Others have alleged that Bill C-377, if enacted, will invade the privacy of approximately twelve million Canadians. It is also claimed to be unconstitutional, in the sense that it interferes with provincial jurisdictions (seven provinces have already objected to it), and in violation of the Canadian Charter of Rights and Freedoms, particularly in regards to freedom of association, expression, political rights and the rights to personal and commercial privacy and confidentiality. While these critiques are valid, all they serve to really do here is demonstrate the fickleness of bourgeois law in a period of crisis and heightened class struggle. When profitability is at stake, the ruling class will stop at nothing to smash any obstacles that are in its way. While liberals may complain about how Harper has flaunted the established norms, rules and procedures of parliamentary democracy over the course of his time in office, the reality is that he is merely carrying out the bidding of the capitalist class in a most determined fashion.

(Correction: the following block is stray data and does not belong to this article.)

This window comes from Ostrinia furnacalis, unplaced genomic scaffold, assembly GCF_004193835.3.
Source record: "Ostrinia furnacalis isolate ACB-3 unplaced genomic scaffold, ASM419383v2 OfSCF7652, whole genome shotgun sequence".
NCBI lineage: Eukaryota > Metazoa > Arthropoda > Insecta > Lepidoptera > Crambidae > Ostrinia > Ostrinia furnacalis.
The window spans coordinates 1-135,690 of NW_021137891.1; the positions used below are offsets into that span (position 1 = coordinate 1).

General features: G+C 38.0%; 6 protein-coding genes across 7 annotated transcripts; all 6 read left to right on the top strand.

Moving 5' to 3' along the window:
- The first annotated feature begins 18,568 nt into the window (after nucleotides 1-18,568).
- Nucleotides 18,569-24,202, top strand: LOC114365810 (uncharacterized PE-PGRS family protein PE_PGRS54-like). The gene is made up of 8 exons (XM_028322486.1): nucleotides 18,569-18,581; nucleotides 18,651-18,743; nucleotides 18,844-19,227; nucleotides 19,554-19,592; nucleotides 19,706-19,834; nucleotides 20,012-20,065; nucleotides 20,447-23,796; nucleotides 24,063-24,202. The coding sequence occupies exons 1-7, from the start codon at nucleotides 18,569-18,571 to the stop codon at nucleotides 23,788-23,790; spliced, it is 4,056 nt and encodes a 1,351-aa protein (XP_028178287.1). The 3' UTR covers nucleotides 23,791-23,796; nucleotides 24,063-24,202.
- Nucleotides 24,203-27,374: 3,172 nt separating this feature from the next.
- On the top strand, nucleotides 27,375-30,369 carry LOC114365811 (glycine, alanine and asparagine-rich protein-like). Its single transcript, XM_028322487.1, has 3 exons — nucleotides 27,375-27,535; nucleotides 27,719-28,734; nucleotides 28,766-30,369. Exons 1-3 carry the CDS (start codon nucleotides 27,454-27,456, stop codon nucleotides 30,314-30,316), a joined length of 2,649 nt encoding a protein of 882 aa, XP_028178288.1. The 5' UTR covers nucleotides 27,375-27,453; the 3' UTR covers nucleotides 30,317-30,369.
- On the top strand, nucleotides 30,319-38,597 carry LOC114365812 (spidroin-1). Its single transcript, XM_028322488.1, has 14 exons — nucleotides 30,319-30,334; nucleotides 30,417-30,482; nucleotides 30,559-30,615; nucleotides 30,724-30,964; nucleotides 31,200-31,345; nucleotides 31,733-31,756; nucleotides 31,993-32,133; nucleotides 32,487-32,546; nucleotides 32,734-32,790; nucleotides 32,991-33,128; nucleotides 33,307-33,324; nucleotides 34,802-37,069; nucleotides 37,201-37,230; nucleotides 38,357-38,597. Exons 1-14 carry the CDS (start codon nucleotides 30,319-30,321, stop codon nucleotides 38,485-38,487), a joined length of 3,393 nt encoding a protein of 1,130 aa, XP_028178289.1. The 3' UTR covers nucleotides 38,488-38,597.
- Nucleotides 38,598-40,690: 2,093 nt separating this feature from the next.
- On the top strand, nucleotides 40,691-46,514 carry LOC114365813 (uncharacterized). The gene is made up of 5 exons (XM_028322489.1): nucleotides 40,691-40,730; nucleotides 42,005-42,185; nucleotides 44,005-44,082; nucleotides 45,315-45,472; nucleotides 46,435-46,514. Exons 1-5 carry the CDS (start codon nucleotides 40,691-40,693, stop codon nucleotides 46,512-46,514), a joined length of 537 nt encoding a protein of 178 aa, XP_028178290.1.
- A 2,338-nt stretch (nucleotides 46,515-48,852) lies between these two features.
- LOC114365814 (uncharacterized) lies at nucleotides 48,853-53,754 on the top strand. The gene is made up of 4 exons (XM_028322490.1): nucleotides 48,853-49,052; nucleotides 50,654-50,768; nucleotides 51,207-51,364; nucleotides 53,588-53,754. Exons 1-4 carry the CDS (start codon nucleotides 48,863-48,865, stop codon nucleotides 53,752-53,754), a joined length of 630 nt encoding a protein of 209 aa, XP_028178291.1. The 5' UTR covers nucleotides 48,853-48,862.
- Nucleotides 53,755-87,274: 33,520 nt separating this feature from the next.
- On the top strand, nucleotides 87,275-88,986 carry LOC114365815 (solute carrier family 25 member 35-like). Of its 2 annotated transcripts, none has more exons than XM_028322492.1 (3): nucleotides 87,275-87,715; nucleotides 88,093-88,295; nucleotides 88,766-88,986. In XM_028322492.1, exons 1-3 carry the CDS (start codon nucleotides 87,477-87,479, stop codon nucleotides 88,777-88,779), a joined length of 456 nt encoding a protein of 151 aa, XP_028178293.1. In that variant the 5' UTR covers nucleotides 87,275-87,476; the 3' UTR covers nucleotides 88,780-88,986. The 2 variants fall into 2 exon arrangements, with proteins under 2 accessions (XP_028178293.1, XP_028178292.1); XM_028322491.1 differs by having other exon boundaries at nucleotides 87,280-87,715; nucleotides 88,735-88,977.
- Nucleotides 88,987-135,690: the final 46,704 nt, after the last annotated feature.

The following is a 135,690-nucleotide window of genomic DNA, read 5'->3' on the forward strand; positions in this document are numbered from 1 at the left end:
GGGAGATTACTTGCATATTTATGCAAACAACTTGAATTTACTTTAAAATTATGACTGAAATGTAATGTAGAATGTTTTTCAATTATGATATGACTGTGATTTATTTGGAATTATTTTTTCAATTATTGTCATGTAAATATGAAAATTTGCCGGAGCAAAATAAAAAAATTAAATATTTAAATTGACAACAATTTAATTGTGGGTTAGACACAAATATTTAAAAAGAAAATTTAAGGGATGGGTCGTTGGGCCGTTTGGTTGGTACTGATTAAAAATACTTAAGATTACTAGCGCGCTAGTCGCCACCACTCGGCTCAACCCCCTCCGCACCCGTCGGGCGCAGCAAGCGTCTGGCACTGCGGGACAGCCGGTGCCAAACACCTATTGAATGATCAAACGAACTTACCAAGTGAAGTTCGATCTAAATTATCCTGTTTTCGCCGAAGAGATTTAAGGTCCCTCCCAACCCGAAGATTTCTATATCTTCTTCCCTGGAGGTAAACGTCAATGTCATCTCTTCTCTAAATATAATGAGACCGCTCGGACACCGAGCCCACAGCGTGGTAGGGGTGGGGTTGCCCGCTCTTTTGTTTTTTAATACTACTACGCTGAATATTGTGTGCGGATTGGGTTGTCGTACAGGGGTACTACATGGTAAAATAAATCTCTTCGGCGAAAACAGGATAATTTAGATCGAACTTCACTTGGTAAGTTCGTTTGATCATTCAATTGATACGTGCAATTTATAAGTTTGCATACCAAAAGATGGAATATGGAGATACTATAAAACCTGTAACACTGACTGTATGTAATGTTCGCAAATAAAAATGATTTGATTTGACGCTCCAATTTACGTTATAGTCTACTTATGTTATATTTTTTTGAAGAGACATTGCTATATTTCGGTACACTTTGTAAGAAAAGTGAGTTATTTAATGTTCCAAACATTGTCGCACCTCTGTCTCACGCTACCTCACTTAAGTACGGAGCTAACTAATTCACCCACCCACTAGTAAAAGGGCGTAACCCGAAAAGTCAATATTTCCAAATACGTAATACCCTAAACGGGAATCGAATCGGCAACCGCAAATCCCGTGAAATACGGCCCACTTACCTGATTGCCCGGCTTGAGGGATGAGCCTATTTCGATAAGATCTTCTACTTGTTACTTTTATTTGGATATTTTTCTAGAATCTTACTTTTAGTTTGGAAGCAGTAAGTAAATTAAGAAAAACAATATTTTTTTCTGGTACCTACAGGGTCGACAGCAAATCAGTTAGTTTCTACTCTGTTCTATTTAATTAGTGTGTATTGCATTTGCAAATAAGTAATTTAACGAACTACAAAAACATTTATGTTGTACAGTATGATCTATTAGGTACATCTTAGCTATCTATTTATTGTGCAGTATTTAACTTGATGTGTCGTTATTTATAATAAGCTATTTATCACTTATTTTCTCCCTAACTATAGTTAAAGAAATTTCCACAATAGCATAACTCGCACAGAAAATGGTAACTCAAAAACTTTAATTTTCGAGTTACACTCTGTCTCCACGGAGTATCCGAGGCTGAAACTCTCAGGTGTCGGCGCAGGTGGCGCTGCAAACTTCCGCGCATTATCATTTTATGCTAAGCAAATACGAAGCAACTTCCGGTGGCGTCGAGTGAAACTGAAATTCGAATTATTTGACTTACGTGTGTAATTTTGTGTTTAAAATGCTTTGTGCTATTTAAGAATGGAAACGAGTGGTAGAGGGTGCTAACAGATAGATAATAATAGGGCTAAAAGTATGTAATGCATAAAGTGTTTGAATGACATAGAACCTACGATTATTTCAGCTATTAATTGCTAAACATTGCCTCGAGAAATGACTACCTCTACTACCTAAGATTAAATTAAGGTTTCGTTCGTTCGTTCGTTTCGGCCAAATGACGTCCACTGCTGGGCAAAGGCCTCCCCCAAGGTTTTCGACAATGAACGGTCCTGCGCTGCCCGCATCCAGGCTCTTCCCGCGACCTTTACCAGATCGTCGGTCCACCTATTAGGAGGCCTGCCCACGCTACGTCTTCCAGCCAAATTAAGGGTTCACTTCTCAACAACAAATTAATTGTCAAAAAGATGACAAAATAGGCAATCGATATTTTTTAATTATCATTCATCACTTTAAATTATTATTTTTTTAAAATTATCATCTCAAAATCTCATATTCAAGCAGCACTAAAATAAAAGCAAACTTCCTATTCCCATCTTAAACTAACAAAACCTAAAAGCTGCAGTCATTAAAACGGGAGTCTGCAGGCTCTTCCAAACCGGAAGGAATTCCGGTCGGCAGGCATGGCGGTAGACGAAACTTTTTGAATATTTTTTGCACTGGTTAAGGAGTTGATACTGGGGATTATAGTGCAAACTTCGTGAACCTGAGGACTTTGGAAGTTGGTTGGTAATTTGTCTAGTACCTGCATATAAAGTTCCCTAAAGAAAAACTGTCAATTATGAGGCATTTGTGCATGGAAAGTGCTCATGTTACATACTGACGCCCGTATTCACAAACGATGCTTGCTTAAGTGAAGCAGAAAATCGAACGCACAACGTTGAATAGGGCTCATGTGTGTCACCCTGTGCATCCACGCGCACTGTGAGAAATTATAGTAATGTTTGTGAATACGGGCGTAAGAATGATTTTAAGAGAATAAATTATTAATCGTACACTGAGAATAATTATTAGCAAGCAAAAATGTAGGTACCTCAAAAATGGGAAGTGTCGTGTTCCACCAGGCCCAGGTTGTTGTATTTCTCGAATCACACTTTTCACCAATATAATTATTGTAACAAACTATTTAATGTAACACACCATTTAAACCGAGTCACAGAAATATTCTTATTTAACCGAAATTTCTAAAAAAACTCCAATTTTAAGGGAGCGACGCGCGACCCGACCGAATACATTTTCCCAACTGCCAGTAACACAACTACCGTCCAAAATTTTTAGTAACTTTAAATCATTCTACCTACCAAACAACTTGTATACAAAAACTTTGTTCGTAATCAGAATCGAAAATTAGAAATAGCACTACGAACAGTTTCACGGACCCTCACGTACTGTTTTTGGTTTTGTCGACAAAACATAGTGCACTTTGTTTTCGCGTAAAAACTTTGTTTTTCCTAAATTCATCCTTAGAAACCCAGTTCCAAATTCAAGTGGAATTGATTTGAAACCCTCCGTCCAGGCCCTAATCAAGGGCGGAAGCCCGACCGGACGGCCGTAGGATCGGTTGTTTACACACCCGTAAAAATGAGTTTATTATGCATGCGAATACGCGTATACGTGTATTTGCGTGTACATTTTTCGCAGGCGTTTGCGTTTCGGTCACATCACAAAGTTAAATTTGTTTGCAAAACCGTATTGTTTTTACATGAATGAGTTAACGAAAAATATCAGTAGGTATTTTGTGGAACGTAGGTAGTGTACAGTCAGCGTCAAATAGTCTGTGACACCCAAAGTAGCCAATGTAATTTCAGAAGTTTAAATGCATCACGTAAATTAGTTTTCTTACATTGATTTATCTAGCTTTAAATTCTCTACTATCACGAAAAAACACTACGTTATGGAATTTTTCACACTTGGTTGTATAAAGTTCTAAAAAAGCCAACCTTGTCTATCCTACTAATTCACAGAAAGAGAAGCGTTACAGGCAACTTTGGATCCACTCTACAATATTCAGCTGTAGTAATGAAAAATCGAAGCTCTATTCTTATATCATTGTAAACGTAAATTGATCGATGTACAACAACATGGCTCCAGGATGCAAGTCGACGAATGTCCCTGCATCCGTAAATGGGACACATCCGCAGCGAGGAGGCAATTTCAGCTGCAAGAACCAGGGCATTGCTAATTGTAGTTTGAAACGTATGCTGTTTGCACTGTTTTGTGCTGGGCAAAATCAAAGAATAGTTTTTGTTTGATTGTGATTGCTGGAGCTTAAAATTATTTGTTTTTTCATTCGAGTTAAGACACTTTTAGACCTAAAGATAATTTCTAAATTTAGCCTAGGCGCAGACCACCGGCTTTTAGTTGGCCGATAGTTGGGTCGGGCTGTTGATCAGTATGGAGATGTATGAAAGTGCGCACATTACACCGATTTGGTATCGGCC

In order to defeat this anti-union law, it is not enough for labour leaders to merely state their opposition in the press and then hope that an NDP or Liberal government will repeal it. Rather than waiting on the outcome of the election, unions should immediately begin an energetic campaign amongst the rank and file with an eye to defying the legislation and refusing to submit reports if and when the time comes. Transparency and accountability of the workers' elected leaders is essential to the success of their organizations in their struggles with the bosses; however, this is the right and responsibility of the rank and file to enforce, not the CRA. Marxists argue that the only real way to ensure rank and file control is for elected representatives of unions to be paid no more than the wage of their electors, and to be recallable in the case that they are not doing what is necessary to lead the workers to victory. These are the means by which leaders drawn from the ranks of the workers can be made to remain loyal to the workers and continue to represent their collective aspirations to the fullest.